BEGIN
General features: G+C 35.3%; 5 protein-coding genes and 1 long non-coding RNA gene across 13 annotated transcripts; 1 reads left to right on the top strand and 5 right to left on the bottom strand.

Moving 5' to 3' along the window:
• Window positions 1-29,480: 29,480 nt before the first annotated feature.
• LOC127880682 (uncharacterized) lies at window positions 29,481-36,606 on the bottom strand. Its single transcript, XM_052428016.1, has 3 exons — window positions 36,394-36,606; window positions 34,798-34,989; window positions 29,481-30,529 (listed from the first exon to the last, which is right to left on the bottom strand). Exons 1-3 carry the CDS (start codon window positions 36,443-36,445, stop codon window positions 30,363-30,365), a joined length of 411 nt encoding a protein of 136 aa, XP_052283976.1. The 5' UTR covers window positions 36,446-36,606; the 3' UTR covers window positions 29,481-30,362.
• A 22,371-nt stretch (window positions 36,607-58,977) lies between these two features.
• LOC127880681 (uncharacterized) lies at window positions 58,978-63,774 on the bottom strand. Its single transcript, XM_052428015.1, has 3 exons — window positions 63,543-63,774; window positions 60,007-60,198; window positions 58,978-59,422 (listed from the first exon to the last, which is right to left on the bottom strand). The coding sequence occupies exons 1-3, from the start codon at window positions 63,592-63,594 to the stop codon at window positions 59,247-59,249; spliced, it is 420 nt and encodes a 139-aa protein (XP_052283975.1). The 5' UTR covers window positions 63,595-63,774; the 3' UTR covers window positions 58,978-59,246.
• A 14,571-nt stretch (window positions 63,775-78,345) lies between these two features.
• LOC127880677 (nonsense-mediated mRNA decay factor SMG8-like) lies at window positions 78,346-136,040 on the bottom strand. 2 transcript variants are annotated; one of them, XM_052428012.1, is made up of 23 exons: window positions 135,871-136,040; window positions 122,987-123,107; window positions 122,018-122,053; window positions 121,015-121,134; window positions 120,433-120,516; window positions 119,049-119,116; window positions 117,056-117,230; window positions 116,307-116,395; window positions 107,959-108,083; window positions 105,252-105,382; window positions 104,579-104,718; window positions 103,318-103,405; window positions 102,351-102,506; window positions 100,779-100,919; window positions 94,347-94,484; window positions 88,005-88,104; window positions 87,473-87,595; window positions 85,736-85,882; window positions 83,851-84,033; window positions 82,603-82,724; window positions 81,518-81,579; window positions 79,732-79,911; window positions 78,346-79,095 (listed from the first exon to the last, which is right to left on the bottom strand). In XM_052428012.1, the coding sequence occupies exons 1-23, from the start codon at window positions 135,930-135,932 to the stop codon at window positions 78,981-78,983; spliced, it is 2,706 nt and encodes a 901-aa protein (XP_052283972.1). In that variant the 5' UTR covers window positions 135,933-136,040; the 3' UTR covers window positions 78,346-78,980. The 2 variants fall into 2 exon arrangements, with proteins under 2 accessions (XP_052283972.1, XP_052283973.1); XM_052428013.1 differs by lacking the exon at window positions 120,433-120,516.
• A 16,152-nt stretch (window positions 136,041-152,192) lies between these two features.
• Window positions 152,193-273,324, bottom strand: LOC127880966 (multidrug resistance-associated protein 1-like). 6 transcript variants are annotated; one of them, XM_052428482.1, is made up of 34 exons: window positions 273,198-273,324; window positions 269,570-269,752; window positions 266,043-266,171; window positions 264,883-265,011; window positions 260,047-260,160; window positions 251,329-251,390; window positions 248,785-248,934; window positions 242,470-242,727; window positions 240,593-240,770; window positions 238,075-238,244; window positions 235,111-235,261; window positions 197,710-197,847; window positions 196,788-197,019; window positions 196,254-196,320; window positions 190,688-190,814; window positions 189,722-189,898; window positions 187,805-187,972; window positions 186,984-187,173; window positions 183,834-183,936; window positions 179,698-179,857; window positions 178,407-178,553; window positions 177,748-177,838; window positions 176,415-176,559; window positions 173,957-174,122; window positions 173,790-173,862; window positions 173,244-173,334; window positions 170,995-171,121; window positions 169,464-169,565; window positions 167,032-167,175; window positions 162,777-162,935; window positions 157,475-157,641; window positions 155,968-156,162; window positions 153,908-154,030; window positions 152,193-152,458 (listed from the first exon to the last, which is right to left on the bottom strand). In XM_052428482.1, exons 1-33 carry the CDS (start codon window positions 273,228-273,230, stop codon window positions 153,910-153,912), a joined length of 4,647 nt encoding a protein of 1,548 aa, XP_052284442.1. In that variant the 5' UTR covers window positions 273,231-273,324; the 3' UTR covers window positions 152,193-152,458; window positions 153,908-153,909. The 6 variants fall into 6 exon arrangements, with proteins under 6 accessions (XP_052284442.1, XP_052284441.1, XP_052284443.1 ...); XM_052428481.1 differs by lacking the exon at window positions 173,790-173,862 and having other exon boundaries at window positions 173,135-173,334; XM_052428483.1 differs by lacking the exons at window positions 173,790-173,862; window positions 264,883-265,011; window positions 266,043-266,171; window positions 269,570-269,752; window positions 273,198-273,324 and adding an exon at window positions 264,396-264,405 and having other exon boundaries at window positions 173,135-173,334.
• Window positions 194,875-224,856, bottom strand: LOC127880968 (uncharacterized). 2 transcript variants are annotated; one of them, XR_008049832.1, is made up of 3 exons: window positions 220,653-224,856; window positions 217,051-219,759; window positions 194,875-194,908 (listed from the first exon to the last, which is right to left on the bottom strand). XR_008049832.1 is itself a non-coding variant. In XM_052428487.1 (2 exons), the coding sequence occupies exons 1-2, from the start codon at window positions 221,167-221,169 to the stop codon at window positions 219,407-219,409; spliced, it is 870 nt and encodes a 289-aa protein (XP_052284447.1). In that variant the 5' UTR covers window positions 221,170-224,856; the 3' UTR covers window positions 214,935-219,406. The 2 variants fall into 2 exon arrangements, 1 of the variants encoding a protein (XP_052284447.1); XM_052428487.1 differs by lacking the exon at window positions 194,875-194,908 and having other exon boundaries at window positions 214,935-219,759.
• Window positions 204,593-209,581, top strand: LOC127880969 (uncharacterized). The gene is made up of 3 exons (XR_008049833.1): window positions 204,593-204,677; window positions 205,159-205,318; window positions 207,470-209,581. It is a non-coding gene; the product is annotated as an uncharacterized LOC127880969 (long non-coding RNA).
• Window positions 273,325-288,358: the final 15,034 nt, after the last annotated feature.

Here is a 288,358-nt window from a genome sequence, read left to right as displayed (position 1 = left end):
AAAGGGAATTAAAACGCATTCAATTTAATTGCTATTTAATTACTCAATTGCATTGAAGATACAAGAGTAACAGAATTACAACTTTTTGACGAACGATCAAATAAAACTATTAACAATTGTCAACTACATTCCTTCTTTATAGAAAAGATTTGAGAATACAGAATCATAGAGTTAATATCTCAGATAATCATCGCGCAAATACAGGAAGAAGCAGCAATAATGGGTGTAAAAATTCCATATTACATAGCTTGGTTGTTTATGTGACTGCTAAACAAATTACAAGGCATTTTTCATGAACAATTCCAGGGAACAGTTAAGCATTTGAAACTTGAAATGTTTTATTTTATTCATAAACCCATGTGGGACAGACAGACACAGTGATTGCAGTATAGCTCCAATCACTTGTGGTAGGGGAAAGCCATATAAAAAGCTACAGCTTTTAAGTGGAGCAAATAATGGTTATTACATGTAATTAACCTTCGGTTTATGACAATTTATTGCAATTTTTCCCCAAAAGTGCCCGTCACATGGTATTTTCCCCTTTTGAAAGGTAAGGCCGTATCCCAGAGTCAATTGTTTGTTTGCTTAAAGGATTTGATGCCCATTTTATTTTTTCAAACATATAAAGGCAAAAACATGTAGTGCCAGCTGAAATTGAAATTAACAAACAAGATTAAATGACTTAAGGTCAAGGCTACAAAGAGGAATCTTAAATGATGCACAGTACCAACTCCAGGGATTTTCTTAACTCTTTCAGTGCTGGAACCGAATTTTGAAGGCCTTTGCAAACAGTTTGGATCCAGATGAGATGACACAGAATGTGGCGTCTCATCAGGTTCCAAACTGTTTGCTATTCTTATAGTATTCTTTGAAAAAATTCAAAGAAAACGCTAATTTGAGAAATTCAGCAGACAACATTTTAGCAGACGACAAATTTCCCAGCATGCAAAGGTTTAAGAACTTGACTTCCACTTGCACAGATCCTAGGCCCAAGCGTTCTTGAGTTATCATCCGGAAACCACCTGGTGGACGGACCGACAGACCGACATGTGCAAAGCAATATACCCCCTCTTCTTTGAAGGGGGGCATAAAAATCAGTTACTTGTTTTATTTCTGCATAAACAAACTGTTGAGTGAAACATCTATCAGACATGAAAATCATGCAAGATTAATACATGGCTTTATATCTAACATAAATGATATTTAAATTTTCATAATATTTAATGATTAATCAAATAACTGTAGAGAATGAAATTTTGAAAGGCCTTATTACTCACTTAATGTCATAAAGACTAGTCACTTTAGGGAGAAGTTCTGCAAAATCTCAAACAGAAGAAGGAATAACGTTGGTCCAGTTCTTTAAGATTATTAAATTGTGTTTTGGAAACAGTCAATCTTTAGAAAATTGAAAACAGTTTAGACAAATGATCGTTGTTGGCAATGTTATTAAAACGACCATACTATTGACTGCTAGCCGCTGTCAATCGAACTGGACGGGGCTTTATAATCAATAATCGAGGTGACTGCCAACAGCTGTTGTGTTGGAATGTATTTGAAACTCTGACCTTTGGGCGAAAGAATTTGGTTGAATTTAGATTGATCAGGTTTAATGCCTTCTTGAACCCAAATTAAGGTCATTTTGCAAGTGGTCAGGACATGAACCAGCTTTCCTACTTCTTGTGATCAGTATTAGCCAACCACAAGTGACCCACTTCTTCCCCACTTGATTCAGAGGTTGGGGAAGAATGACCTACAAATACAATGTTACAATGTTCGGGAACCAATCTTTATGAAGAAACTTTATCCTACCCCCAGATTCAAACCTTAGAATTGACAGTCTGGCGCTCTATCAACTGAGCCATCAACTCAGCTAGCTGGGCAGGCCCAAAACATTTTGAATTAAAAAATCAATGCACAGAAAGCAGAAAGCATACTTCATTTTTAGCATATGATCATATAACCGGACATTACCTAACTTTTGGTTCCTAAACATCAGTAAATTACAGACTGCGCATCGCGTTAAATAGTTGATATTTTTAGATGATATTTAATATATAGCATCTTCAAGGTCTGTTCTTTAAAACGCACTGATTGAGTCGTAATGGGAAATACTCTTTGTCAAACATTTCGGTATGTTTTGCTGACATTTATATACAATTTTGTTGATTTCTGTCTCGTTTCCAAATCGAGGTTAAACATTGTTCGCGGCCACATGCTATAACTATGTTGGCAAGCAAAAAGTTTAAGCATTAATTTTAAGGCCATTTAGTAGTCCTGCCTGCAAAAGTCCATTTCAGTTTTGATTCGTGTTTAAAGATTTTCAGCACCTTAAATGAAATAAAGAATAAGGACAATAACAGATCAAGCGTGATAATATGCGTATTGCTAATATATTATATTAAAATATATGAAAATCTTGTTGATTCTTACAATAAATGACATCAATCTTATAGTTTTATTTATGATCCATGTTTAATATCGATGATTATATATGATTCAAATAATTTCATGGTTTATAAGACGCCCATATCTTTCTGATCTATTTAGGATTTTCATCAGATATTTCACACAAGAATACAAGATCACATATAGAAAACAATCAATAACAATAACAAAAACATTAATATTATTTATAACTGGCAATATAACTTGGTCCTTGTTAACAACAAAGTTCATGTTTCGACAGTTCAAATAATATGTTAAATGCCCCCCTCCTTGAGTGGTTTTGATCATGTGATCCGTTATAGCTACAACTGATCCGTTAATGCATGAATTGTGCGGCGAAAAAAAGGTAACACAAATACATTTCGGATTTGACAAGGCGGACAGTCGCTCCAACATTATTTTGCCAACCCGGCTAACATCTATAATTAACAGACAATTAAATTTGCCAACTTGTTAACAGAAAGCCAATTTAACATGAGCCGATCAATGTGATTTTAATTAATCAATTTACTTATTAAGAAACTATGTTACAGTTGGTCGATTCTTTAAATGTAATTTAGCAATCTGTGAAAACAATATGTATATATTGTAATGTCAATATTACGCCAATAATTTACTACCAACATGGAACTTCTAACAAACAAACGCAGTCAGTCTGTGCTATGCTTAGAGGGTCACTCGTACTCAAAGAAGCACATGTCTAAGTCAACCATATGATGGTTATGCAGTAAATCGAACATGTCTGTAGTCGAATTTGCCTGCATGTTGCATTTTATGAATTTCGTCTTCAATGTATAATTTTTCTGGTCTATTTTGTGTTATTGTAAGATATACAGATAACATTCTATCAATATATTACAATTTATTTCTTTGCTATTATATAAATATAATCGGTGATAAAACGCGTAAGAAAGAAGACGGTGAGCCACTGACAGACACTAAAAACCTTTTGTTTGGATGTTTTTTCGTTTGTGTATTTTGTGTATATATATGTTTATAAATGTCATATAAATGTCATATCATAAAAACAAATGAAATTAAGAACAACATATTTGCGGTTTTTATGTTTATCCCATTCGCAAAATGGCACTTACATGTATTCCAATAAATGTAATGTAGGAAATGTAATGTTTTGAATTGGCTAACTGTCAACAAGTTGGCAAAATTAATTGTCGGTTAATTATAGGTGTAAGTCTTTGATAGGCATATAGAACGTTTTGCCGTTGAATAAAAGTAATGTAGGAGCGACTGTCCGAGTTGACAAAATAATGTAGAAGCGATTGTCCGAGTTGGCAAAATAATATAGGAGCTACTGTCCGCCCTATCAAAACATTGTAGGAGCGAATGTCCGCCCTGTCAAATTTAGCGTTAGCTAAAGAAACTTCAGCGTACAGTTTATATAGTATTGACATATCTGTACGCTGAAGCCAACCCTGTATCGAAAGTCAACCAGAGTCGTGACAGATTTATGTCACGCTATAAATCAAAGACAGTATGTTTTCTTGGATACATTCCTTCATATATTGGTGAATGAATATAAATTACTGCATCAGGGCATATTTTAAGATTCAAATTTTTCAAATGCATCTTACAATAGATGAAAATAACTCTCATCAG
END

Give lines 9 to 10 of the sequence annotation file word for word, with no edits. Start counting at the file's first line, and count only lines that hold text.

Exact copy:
• A 16,152-nt stretch (window positions 136,041-152,192) lies between these two features.
• Window positions 152,193-273,324, bottom strand: LOC127880966 (multidrug resistance-associated protein 1-like). 6 transcript variants are annotated; one of them, XM_052428482.1, is made up of 34 exons: window positions 273,198-273,324; window positions 269,570-269,752; window positions 266,043-266,171; window positions 264,883-265,011; window positions 260,047-260,160; window positions 251,329-251,390; window positions 248,785-248,934; window positions 242,470-242,727; window positions 240,593-240,770; window positions 238,075-238,244; window positions 235,111-235,261; window positions 197,710-197,847; window positions 196,788-197,019; window positions 196,254-196,320; window positions 190,688-190,814; window positions 189,722-189,898; window positions 187,805-187,972; window positions 186,984-187,173; window positions 183,834-183,936; window positions 179,698-179,857; window positions 178,407-178,553; window positions 177,748-177,838; window positions 176,415-176,559; window positions 173,957-174,122; window positions 173,790-173,862; window positions 173,244-173,334; window positions 170,995-171,121; window positions 169,464-169,565; window positions 167,032-167,175; window positions 162,777-162,935; window positions 157,475-157,641; window positions 155,968-156,162; window positions 153,908-154,030; window positions 152,193-152,458 (listed from the first exon to the last, which is right to left on the bottom strand). In XM_052428482.1, exons 1-33 carry the CDS (start codon window positions 273,228-273,230, stop codon window positions 153,910-153,912), a joined length of 4,647 nt encoding a protein of 1,548 aa, XP_052284442.1. In that variant the 5' UTR covers window positions 273,231-273,324; the 3' UTR covers window positions 152,193-152,458; window positions 153,908-153,909. The 6 variants fall into 6 exon arrangements, with proteins under 6 accessions (XP_052284442.1, XP_052284441.1, XP_052284443.1 ...); XM_052428481.1 differs by lacking the exon at window positions 173,790-173,862 and having other exon boundaries at window positions 173,135-173,334; XM_052428483.1 differs by lacking the exons at window positions 173,790-173,862; window positions 264,883-265,011; window positions 266,043-266,171; window positions 269,570-269,752; window positions 273,198-273,324 and adding an exon at window positions 264,396-264,405 and having other exon boundaries at window positions 173,135-173,334.